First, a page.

Meanwhile, China’s mega urbanisation plan also includes swallowing up entire villages in a process that has been called “chengzhenhua” or ‘townification’, where rural land is reclassified as urban. This process creates what architect Rem Koolhaas (speaking with Nathan Gardels of The WorldPost) has defined as “scapes”, whereby post-urban conditions enclose rural and urban landscapes. In his vision, China’s future landscape won’t be formed by the traditional succession of isolated rural and urban areas anymore, but will be a continuous amalgamation of the two, combined in a number of “mega-urban clusters.” These will provide “much more fluid movement between city and country, density and low density, north and south, east and west.”
Unsurprisingly, China is not only building new cities but is also actively creating new space for them: reclaiming land from the sea, filling rivers and moving mountains. A project of this scale and ambition seems to have been lifted directly out of a science-fiction novel, but in a country that has the potent combination of means and resources as China, it is completely feasible. According to Koolhaas, what makes it possible “is not so much authoritarianism as such, but [the country’s] ability to plan long-term and mobilize the political and economic resources to realize those plans,” combined with “an intelligent form of maintaining a bureaucracy that can shape things.” However, this might be a naïve point of view on a process that often involves the forced relocation and eviction of rural families from their homes and land – with or without an adequate compensation depending on the case. New areas are also often forcibly populated by relocating administrative buildings, public institutions and universities, leaving students and state workers little choice but to relocate as well.
Herding the rural population into an urban setting is not just a matter of offering them improved living environments and better benefits such as schools, healthcare and pensions– although these certainly help. There are consistent cultural differences in lifestyle between the two, and more often than not villagers may feel displaced in an urban environment, bringing a series of complications the government needs to deal with. Song Ting and Adam Hames Smith have captured Ordos Kangbashi’s local administration’s efforts towards integration in their documentary The Land of Many Palaces, filmed between 2012 and 2014 and following the relocation process. “Neighbours and friends,” announces a community supervisor, “we are trying to create a more civilized city, so how do you become a civilized person?” The farmers are taught how to use modern toilets, showers, stoves and televisions, while advised to be “civilized” with their mouth, hands and feet with a long list of do’s and don’ts. “Don’t shout loud. Don’t smoke in public areas. Don’t throw trash around. Don’t vandalize.”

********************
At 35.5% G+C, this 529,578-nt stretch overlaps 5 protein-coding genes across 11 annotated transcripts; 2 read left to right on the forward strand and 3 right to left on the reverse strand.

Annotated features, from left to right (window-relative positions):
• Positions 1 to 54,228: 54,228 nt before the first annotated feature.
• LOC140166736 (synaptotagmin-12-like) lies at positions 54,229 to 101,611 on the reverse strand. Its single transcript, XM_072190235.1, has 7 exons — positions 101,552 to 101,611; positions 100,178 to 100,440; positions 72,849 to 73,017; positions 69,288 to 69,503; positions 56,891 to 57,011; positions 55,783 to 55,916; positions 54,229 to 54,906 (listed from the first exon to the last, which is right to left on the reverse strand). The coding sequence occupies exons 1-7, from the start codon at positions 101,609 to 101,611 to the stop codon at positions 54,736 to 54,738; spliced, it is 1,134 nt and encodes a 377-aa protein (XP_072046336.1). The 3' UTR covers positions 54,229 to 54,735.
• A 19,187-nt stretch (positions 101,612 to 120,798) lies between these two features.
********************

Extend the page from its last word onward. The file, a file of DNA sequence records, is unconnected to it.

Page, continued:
China’s new urban landscapes as captured by Caemmerer, with their half-built districts and sparse population, might look dystopian and sometimes unnecessary at the moment, but they definitely shouldn’t be considered ghost cities – they are not dying, they are coming to life. “Many of these new cities are not expected to be complete or vibrant until 15-20 years after they begin construction,” explains the photographer. “They are built for the distant future, and at present, we can only speculate on what form they will take when they reach this point in time. Because of this, I find it appropriate, if not ideal, to make images that lack context and ask more questions than they provide answers to.”